Google’s Instant Apps for Android – Run apps without installing

Anyone with a smartphone will recognize it; when you just got the phone it comes with a handful of apps, but after a few months the amount of apps on your phone has exploded. It is not that you use them all regularly, often these are apps that you install for sporadic use and then do not remove.

Google unveiled a solution to that problem at its I/O developer conference in the form of Android Instant Apps. This technology allows apps to run on an Android phone, without installation. An Instant App can be started, for example, by opening a URL or by being near a Bluetooth beacon. According to Google, Instant Apps are ideally suited for situations in which you only want to use an app once.

One of the demonstrations we saw at Google was built around a parking meter. By holding the phone against the machine, a payment app was started via a built-in NFC chip, after which it was possible to set the number of parking minutes and pay via Google Pay. During that process, the app was not installed on the phone. Once the payment was complete, the app disappeared from the phone. We were able to go through this ourselves on more than one occasion and what was particularly striking was how quickly the Instant App started; it didn’t take more than two seconds.

What will happen more often is that a user receives a link to a website that also has an app. If Instant Apps is on, the mobile version of the website will not be opened, but the app will be downloaded in the background and immediately executed. This can be useful if the app offers more functionality than the website, such as integration with a camera or sensors. You don’t have much choice here at the moment; either you give Google permission to open Instants Apps if there is an option, or you turn off the entire feature. Google is investigating whether they can further refine the settings for this.

One last implementation we were able to test revolved around location. It is possible to use bluetooth beacons to send a message to a phone that is near a certain place. In the case of this demonstration, the user was simulated to be in Disneyland and standing at the Splash Mountain attraction. A notification gives you the option to start the Splash Mountain app, which contains more information about the attraction and also shows the current waiting times.

The advantages of Instant Apps are clear: compared to mobile sites, you can use much more functionality, such as integration with Google Maps, the camera in the phone and various sensors. In addition, native apps often work more smoothly than mobile sites. Perhaps one of the biggest benefits is that in practice people will have to install fewer apps on their phones, leaving more space for media and other things, and less memory will be used.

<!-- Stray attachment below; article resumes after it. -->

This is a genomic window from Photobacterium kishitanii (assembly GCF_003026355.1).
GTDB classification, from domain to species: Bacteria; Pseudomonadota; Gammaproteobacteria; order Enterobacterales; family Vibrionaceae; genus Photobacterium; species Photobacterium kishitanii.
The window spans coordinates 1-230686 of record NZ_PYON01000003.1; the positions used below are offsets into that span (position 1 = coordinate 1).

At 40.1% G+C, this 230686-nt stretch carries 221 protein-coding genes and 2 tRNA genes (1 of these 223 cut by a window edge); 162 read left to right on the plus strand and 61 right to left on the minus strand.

It also gives developers an option to let users know that they have an app in addition to a site. Developers can also include an Install button so users can install the app directly on the phone. However, in our opinion, Google should give the user even more control, for example by asking for approval before starting an Instant App instead of a website.

Running an app this way should be just as safe as installing it. Apps that need permissions will simply ask for it with a pop-up, as we’ve been used to since Android 6.0. For older versions of Android, where you normally approve permissions when installing an app, Google has a work-around that gives you the same kind of permissions popup as in Android 6.0. So you don’t have to worry that an Instant App will gain extensive access to the phone without permission.

Build with modules

The technology behind Instant Apps is based on the idea of ​​app modules. Currently, Android apps come packaged in an apk file, and installation downloads and installs that entire file. With that working method, apps are too large to be loaded on the fly , as is the intention with Instant Apps. Google has therefore developed technology that allows developers to divide their apps into different modules. For example, the main screen can be a module, while the settings screen is another separate module.

You won’t notice this when you use the app, but the technology behind Instant Apps allows it to download only the parts of the application that are needed. If you navigate within an application and you come to a part that has not yet been loaded, the required module will be downloaded from the Play Store and displayed. Google says it’s fairly easy to break existing apps into modules, and most apps can be made compatible in a matter of days.

That modular approach can also make apps less taxing on a device, especially when it comes to memory usage. Particularly with apps that consist of many different screens and parts, where there is a small chance that you will use them all every time, the memory consumption can be reduced considerably by dividing it into modules.

For almost everyone

Usually, for these kinds of new features in Android you need the very latest version of the operating system, but Instant Apps will work on version 4.3 and newer, because the underlying technology is packaged in the Play Store and Google Play Services. That means that more than 95 percent of current Android phones can handle it, and that increases the chances that developers will get to work with it. Google has not yet ventured into a precise release date, but the development team hopes to release Instant Apps this year.